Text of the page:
AF: Who are your influences?
MR: I feel like I have taken inspiration from most of the books and authors I have read, the movies and shows that I have watched in some way or another. One of the first horror novels I read was Midnight by Dean Koontz, and that opened my eyes to the written genre of horror in adult fiction. Before that, I read all the regulars, Fear Street, Goosebumps, Night World collections, just to name a few. Dark fiction has always been my go-to preference.
AF: Do you think there is a difference between the horror that comes from Canadian authors as opposed to other places in the world?
MR: That is a tricky question and one I don’t know how to answer. I hate to say Canadian’s are “Americanised” but we are a part of North America and tend to write with that voice. However, I believe Canadians, like all cultures and countries, have a uniqueness in the way they use the English language.
I am lucky enough to have authors from around the world send in their manuscripts for consideration and I have the pleasure of reading every one of them.
AF: What is exciting you most in the current field of horror?
MR: I am really excited to see that horror is starting to become more mainstream. We are seeing it in books, on the big screen and on our televisions more regularly. It gives me hope that one day when we walk into Barnes and Noble, or Chapters, that we will have more than one shelf to choose from, and more than three authors that are well known.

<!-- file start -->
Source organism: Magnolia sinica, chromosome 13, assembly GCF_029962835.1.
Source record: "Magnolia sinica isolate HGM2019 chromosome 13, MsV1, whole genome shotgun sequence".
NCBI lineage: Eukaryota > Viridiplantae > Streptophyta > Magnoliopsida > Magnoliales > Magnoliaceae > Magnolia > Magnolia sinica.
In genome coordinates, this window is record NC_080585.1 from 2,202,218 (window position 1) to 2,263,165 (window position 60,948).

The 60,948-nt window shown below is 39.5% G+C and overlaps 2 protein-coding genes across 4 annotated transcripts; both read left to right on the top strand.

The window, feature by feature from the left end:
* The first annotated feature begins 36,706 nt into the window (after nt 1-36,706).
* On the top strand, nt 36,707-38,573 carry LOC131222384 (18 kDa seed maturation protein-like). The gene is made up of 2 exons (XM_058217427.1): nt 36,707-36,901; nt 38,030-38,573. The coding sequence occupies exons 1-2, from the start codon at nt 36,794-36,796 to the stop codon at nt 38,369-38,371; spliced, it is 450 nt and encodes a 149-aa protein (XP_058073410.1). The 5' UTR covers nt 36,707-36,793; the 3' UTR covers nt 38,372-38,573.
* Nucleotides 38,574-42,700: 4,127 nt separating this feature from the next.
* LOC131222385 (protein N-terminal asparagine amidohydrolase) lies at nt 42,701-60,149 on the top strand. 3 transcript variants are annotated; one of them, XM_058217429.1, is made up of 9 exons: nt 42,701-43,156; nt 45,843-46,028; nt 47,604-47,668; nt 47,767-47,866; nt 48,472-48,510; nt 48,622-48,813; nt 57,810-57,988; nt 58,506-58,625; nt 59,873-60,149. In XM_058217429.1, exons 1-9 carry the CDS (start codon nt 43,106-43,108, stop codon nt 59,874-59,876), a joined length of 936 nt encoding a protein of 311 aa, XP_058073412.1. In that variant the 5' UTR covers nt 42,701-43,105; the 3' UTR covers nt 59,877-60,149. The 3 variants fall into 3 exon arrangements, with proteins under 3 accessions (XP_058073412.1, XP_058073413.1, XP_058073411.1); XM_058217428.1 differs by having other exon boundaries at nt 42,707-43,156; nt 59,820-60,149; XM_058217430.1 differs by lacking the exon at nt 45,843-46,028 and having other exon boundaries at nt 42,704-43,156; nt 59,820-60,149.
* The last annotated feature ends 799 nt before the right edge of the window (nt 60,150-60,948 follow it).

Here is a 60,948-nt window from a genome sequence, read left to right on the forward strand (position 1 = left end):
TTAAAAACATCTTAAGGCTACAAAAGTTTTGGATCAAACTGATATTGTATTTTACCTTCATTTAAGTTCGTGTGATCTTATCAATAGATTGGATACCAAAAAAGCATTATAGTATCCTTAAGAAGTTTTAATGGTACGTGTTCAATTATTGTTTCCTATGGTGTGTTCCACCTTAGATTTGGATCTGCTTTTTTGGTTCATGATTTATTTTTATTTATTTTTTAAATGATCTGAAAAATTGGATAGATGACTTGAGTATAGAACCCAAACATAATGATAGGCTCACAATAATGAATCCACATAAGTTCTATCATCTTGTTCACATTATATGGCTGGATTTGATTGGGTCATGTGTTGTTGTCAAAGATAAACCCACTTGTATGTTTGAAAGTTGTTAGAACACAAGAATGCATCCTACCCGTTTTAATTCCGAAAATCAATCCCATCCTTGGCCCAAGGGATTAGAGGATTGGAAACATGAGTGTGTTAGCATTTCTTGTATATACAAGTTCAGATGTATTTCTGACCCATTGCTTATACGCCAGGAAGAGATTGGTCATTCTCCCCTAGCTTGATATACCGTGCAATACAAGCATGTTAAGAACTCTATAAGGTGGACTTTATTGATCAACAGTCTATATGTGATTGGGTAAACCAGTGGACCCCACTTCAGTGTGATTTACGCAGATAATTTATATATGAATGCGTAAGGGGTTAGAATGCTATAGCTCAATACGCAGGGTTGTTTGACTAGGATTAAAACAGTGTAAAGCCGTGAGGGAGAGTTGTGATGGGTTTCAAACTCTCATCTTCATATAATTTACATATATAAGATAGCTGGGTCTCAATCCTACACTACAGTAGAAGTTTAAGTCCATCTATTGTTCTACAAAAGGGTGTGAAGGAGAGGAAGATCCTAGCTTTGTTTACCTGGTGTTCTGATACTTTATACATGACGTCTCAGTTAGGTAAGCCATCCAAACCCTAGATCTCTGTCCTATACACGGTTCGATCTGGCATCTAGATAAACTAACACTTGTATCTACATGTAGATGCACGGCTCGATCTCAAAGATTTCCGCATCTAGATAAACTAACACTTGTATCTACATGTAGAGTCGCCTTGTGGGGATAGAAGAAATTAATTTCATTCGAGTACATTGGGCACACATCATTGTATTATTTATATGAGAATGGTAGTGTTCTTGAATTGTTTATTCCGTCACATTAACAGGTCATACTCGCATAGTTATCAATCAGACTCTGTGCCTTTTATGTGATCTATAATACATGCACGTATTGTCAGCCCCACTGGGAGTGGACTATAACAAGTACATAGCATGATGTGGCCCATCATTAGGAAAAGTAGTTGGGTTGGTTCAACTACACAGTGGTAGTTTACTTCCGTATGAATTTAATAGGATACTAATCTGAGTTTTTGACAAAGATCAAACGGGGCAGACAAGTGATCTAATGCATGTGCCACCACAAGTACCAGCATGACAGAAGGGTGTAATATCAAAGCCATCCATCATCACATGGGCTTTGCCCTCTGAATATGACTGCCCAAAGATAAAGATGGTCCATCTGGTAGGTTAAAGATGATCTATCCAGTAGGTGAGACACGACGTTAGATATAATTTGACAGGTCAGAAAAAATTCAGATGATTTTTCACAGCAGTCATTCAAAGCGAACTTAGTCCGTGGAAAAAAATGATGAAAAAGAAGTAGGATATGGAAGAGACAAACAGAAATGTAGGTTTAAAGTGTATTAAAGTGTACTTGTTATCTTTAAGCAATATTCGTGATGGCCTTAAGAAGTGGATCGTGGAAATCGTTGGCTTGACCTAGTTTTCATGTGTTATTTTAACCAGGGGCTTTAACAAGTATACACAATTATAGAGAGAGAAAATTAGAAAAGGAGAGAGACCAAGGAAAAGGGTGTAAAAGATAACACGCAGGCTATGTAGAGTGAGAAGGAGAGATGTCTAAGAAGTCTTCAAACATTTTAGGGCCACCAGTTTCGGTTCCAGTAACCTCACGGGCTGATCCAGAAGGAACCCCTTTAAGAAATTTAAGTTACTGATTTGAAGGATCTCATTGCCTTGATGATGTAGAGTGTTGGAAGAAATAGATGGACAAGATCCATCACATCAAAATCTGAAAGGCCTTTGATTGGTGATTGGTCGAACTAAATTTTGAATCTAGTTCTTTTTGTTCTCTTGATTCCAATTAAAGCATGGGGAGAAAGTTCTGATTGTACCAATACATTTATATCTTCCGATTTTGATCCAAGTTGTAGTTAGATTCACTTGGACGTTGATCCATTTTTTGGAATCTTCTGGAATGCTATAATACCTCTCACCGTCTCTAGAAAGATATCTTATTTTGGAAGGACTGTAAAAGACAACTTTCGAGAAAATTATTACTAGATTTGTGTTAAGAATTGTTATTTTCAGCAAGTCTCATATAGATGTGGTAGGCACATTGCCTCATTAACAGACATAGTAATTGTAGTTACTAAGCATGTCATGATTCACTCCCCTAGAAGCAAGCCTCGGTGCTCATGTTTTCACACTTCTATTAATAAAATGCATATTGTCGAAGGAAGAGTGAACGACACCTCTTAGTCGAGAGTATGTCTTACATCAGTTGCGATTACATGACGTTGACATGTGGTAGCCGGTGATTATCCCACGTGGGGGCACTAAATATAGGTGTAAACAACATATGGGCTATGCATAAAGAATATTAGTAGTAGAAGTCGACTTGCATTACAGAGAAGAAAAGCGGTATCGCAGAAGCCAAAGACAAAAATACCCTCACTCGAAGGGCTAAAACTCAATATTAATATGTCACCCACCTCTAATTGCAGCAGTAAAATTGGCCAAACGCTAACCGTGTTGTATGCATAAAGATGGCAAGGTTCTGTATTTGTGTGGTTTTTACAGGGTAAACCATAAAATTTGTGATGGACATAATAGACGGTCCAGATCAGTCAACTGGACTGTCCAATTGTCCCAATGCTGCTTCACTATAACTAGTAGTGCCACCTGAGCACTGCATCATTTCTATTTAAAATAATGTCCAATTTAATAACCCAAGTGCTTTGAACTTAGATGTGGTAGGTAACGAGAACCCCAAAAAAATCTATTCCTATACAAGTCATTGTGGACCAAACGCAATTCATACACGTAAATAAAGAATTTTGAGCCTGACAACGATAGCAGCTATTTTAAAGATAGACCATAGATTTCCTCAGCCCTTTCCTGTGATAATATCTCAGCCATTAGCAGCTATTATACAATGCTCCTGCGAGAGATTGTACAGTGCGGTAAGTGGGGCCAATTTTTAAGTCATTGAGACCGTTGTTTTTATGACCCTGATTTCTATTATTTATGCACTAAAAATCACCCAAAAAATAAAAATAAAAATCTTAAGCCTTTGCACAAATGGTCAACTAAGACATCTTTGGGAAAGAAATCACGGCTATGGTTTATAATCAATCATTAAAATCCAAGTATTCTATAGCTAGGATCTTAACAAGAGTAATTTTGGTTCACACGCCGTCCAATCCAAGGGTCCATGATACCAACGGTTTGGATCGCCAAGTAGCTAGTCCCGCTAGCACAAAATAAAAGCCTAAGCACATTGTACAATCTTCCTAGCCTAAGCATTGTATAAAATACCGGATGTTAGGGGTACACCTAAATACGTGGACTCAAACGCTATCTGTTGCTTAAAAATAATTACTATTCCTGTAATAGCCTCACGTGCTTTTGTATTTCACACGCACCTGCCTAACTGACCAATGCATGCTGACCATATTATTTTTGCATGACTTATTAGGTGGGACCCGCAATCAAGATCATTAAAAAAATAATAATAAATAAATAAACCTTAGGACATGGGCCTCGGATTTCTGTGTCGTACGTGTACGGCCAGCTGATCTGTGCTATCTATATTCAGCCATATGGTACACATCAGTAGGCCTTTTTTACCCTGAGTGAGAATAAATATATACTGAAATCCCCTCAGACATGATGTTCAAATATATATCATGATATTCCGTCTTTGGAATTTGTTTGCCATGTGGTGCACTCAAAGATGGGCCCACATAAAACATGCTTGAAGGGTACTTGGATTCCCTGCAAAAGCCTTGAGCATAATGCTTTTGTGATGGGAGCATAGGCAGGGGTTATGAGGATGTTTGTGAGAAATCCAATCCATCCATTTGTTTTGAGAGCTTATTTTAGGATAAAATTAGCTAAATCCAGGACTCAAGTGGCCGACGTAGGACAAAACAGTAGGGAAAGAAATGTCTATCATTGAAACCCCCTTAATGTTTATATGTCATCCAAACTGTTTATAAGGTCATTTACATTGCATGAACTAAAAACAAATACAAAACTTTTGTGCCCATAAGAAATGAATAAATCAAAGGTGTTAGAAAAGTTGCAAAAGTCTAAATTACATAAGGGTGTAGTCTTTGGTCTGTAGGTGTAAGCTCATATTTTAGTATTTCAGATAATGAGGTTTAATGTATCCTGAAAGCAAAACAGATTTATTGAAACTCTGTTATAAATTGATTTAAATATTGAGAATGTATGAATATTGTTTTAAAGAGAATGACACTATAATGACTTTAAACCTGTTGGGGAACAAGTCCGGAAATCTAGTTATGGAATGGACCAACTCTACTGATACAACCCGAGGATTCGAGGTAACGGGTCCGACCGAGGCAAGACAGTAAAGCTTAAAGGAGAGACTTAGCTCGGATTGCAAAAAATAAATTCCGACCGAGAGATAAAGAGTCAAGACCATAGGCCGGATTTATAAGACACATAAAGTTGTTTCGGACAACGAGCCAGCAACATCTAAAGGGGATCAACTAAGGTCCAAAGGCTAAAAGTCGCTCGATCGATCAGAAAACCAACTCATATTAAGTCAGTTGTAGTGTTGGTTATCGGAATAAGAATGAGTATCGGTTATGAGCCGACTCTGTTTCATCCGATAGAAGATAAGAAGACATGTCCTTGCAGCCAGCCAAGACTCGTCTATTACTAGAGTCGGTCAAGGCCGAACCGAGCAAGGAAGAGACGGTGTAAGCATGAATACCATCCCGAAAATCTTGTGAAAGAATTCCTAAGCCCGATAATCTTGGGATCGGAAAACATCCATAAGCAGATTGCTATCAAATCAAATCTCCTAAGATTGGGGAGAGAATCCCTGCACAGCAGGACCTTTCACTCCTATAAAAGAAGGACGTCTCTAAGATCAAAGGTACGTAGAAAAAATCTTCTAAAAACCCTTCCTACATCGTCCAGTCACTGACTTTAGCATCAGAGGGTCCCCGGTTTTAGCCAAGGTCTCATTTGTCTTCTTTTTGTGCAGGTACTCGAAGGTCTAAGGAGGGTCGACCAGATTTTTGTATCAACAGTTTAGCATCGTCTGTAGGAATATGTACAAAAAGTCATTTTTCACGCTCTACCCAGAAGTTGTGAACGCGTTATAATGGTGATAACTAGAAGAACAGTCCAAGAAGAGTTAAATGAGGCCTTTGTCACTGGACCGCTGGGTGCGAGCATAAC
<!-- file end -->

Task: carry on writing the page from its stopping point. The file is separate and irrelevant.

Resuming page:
AF: Any advice for writers submitting to Eerie River?
MR: Put your best foot forward. If there are specific formatting requests, please follow them.
Pay attention to what the theme is. Right now, we are averaging a 5-10% acceptance rate for our “It Calls From” Series. We get a lot of story submissions and unfortunately have to reject some wonderful well-written stories because they do not fit the brief. If the call is horror, we expect it to be scary. For example, “It Calls From the Doors” is opening soon. The theme on this is portals or other dimensions. However, we want at least part of the story to take place in our reality and within our timeline. So, if someone sends me a story that takes place in another universe, it doesn’t meet the brief.